“I had every intention of [finishing this manuscript / meeting this deadline / honoring this promise to my critique partner / fill in the writing-related blank] but then [I was diagnosed / my father needed special care / my kid broke his leg / we had to relocate / my marriage fell apart / fill in the life-related blank].”
This post isn’t about writing through the little things (teething babies, cold and flu season, overtime at your day job)—though we all know the little things can be tough to write through. This is about writing through the big stuff.
I’m a longtime member of the writing community on Twitter and in the blogosphere but a (very) latecomer to Facebook, as a fairly private person with a fairly public job who has grappled with how to separate the two. Earlier this year, when I finally made the decision to set up my personal profile alongside my author page, I was looking forward to participating more actively in the groups of which I am a member—places like the Women’s Fiction Writers Association, which had moved its forums almost entirely to Facebook.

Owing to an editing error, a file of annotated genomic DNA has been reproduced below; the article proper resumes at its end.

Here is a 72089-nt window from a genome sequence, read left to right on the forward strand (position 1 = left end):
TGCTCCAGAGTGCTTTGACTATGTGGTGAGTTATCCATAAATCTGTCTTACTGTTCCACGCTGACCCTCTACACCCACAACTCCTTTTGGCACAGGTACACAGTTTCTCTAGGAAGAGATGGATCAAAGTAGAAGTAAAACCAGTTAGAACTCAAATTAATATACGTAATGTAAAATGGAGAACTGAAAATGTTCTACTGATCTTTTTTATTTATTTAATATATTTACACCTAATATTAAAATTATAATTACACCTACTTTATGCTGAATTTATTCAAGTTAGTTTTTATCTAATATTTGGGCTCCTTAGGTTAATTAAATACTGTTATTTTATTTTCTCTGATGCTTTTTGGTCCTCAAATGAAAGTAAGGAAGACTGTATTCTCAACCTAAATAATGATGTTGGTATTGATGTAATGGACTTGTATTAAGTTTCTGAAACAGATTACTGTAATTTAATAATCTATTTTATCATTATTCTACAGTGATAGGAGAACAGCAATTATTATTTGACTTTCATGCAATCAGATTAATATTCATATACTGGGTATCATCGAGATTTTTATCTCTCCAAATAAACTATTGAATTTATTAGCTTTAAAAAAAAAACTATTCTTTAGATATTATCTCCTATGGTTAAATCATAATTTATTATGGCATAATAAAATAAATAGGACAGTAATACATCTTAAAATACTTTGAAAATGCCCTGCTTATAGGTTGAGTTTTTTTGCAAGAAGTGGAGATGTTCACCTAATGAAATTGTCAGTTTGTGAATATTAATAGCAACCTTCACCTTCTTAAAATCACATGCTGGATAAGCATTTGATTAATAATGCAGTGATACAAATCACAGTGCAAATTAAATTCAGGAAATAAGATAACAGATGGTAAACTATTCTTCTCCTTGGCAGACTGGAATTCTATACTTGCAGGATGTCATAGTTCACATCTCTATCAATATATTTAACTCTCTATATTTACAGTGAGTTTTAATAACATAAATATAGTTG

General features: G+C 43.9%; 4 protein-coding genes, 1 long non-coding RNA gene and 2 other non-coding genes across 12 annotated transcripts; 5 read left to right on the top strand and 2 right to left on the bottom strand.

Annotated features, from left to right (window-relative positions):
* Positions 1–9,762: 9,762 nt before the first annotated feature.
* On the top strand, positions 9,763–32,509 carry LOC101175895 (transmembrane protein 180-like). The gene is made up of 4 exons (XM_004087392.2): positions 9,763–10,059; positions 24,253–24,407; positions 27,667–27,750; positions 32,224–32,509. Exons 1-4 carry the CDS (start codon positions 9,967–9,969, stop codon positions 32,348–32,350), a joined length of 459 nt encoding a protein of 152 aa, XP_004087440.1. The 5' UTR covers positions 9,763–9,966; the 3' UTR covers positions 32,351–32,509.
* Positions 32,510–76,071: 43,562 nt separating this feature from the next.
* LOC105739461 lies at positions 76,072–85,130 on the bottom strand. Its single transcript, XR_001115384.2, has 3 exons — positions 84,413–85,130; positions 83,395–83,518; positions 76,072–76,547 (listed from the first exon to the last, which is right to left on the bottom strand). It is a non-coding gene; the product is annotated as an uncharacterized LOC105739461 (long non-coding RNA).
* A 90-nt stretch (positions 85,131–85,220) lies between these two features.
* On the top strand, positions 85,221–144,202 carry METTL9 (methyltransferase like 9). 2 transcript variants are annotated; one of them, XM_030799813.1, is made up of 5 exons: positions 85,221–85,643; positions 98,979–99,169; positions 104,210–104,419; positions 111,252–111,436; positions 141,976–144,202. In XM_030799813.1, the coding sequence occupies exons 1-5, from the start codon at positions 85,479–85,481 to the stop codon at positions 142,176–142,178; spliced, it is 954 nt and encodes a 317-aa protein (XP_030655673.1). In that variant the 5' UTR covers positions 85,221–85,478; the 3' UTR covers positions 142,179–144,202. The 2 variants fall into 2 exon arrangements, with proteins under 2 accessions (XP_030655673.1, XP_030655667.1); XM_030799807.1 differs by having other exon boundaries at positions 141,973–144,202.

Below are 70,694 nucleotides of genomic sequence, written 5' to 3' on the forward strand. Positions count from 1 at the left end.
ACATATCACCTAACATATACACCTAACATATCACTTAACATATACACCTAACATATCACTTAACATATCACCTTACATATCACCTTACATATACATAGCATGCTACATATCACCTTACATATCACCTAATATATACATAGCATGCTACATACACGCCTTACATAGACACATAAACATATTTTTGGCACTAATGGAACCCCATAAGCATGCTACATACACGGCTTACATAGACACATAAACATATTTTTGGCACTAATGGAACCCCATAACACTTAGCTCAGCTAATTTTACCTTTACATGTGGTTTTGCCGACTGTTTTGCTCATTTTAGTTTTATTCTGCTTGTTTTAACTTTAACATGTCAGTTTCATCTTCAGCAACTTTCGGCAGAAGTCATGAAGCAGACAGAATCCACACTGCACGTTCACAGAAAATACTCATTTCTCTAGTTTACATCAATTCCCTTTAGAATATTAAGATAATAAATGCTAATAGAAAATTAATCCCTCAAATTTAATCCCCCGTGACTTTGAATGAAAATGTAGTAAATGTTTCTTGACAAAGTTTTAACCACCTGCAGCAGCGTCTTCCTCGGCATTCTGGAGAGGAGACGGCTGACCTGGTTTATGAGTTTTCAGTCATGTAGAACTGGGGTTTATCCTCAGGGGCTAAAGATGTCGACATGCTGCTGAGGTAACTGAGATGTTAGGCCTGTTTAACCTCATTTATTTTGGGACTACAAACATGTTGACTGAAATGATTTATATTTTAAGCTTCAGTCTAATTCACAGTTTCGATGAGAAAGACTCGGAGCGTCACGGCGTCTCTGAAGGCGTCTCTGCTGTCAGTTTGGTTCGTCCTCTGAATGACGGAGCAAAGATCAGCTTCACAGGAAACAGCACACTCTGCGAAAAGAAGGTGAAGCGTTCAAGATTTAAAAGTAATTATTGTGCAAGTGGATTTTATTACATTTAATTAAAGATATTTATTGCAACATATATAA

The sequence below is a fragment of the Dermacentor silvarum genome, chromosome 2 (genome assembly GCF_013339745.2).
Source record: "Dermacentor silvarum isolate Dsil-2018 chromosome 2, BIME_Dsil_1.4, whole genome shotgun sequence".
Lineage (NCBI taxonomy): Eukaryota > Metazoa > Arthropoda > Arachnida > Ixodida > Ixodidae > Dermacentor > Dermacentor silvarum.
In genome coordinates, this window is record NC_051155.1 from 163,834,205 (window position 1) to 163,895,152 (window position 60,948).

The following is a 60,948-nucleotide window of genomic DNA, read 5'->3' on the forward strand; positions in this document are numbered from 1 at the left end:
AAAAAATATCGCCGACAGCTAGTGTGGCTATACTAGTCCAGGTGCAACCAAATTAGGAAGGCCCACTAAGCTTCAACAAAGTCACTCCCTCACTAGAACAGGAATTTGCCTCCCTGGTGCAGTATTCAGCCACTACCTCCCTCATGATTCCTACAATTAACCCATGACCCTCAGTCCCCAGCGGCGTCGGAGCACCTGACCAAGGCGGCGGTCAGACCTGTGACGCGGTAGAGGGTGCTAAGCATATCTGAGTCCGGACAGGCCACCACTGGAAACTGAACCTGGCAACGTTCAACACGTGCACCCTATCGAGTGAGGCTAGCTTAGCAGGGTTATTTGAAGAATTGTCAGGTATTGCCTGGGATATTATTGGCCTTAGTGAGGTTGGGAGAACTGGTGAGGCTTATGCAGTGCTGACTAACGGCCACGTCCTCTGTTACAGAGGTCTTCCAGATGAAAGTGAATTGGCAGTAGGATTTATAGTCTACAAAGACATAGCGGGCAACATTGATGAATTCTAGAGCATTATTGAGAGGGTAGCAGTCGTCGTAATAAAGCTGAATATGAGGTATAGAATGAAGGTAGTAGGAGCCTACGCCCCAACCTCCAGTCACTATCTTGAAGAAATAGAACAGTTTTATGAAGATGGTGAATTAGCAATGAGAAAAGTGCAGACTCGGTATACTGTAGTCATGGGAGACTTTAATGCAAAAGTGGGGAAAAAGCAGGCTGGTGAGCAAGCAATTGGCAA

And those connections have been wonderful. But what I’ve also seen amplified across a range of writing groups on that platform is something I’ve been glimpsing elsewhere for years—so many writers, too many writers, who are struggling to write through their own variations on the “qualifying life events” mentioned above. I read their posts—anguish, apologies, frustration—and my heart aches for them.
Sometimes, when something big gets in the way of your writing, you want or need to just step away. Fair enough. When my family and especially, always, my kids really need me, there’s no contest. And that’s as it should be. We’re all human—editors and agents included. People will understand.